I love to lecture. I am better at lecturing than I am at leading discussions, although I like the intimacy of the small group and think I am getting better at such discussions. I am passionate about lecturing and I try to give my students their money’s worth every time I step behind the lectern.
Barry Strauss notes in a short piece on the Minding the Campus website that college lectures have been attacked as being either too authoritarian (the Left) or too lowbrow (the Right). Lectures have also been attacked by pedagogy gurus who argue that student learning does not and cannot take place in a large lecture hall.
I have largely ignored all of these criticisms of the lecture. Perhaps I have ignored them at my own peril. Perhaps I only THINK that my students are learning something from my lectures. While it is true that most history education takes place through the close reading and discussion of documents, I also think that a large lecture, for reasons Strauss mentions in his piece, is still valuable. I’ll let Strauss explain:
In any case, lecturing is a democratic activity. Communication in a democracy means persuasion. It also means stepping outside the comfort zone of a circle of friends of acquaintances and speaking to strangers. Democracies cannot afford the luxury of speaking only to small groups; they require speaking to the crowd.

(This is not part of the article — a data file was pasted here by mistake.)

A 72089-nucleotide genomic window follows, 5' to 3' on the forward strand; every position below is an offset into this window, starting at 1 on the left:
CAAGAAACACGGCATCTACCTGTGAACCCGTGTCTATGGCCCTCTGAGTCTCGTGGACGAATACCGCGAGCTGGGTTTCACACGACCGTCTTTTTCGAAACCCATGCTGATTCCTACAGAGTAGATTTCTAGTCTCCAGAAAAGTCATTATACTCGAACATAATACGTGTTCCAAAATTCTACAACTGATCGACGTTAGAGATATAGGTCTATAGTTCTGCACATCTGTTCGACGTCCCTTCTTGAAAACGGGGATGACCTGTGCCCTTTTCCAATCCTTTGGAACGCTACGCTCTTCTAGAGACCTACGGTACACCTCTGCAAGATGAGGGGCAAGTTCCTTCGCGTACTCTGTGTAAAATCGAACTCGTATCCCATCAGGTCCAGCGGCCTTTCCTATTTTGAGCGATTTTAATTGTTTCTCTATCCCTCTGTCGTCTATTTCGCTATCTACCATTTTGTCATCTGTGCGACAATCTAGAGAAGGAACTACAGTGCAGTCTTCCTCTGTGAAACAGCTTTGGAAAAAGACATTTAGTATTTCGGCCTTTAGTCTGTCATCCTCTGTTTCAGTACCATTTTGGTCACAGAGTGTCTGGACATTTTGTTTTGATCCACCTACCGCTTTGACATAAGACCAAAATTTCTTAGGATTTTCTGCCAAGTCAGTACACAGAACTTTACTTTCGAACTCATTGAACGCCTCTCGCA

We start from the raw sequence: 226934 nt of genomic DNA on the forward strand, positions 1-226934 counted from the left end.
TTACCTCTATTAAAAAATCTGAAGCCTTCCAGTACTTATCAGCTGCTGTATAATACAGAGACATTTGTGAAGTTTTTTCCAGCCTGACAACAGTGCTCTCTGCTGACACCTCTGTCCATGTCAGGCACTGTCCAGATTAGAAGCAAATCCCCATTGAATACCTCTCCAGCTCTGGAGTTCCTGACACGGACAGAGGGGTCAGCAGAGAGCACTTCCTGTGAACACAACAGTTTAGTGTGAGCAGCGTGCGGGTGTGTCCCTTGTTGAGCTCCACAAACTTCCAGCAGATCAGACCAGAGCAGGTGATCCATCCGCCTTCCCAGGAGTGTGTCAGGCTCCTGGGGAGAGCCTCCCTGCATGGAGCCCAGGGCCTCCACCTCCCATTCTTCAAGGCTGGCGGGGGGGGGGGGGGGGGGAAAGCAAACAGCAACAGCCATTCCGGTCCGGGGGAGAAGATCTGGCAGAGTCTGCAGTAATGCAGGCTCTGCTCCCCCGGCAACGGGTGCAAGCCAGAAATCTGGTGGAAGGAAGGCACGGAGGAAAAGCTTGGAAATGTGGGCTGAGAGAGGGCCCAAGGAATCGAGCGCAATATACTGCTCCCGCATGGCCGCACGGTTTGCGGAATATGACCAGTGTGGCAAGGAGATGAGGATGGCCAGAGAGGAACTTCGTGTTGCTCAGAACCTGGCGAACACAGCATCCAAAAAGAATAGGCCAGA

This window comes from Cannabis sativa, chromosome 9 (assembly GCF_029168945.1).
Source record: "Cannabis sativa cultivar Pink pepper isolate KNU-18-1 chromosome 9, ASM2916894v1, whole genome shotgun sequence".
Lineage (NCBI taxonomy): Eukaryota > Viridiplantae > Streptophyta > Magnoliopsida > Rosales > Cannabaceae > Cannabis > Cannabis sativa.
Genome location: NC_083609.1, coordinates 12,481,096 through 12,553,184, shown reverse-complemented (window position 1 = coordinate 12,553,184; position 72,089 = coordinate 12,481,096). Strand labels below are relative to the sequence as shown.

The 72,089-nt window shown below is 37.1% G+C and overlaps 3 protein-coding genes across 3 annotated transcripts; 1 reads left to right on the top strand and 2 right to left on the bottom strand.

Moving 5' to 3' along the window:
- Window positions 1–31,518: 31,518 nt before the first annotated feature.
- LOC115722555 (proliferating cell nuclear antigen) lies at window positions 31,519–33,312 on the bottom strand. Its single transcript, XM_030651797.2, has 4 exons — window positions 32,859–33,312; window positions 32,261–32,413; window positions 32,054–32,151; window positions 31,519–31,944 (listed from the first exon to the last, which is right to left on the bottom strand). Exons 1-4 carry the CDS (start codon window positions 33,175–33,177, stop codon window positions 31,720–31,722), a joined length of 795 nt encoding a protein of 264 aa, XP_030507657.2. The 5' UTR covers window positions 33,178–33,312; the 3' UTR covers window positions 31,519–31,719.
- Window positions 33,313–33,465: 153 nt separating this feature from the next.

With speech comes danger, and crowds can fall for demagogues. A good lecture course educates students against just that danger, because it gives them the leisure to evaluate the lecturer’s words. Discussion sections provide just that opportunity, since they allow the student to ask follow-up questions about the lecture. Usually, the interlocutor is a graduate-student teaching assistant – a less daunting figure to challenge than the professor.
I like this–lecturing as part of the democratic process.
I am interested in hearing again from students and faculty. Faculty–do you think lectures are worthwhile pedagogical tools? Students or former students–do you learn anything from sitting through lectures?